“My thought on day one when I landed in Cebu was one of awe. I have never been to a developing or third world country so had no idea what to expect. The majority of the people there are very poor. By their standards, homeless people in Canada or the US have it much better than many of their citizens. Drugs are not a problem there because beggars want money for the sole purpose of getting food to survive another day. Homeless street kids sleep on pedestrian overpasses or on the steps of malls. These kids have no parents, no money, some had no shoes…it was absolutely heart breaking.”
“When I left on day 12, I felt sad. I was sad to say goodbye to the many great people I met there…the Rotarians, the volunteers and nurses who helped us with our mission at the hospital, the parents and the children. These children now have a better chance at a normal life because they will no longer be bullied at school and will be accepted.
Mr. Alexander says that there is still more he would like to do. “There is so much need in so many areas that it is hard to focus on just one, but I would like to go back to Cebu City and try to make a difference. There are orphanages and alternative learning schools that need funding and these facilities could go a long way to help children just like the ones I met on this mission. I was especially struck by one girl I met named Angie,” he says.
“Angie is a 16 years old girl and lives in the slums with her parents to scavenge in the dump for a living. She has never attended school and cannot read or write. When she was 2 or 3 years old, she suffered a fall on her face and got an infection called Noma, a gangrenous disease that leads to tissue destruction of the face. As a result, the infection ate most of her lower lip and there was a big gap where her lip should be. Because of this facial deformity, she was very shy and tried to hide her face as much as possible. This was also likely the reason that she never attended school, because children would bully her and call her a monster. A caring citizen, who knew of Angie as she often saw her trying to sell the bits of scrapes from the dump, brought her in. The doctors saw Angie and immediately knew they had to do something for her.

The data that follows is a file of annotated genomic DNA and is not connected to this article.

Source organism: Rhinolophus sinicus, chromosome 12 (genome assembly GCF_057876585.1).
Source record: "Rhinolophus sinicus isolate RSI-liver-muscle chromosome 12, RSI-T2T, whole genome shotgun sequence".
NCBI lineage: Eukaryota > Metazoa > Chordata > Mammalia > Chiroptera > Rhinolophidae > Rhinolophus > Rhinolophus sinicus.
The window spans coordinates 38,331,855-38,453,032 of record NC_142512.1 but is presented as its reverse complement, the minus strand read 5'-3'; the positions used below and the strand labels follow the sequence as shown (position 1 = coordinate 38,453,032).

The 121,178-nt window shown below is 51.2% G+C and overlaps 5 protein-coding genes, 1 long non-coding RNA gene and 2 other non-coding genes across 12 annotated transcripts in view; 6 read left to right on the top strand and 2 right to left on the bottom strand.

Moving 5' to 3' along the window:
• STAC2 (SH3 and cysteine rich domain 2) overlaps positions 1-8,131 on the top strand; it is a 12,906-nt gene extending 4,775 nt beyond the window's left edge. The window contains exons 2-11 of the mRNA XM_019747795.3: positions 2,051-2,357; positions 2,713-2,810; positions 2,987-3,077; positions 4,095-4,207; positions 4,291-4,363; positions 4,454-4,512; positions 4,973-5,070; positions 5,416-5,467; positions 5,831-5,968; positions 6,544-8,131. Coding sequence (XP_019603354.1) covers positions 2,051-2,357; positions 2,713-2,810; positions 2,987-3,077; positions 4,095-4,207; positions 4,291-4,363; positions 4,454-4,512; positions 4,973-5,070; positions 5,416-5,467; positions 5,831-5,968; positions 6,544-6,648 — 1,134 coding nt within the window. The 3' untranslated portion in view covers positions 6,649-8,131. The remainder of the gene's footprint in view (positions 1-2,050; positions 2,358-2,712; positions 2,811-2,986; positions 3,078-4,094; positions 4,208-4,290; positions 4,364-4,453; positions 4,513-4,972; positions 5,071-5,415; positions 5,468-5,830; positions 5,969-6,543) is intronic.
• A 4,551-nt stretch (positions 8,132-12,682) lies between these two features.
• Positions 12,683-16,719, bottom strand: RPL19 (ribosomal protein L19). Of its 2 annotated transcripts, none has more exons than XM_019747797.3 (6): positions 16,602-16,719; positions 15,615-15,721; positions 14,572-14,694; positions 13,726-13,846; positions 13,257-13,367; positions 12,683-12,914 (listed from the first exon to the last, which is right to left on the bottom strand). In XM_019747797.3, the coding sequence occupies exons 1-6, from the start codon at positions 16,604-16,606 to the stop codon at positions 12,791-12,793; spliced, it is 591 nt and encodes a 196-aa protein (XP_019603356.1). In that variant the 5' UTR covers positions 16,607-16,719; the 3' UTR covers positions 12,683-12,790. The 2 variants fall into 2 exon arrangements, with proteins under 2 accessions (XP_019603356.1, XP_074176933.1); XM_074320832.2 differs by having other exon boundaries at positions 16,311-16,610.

“She was approved for surgery and wound up having surgery on our second surgical day. One of the major concerns about the surgery was that it was going to have to be done under local anesthetic because they could not intubate her, meaning she would be awake for the entire procedure. She was quite adamant that she wanted to go ahead with the surgery regardless of the risks or the pain she may experience. For nearly two and a half hours the surgeons worked on finding a way to piece the remainder of her lower lip together and pull up skin from her chin to fill in the void. In the end they managed to give her a lip where there was none before.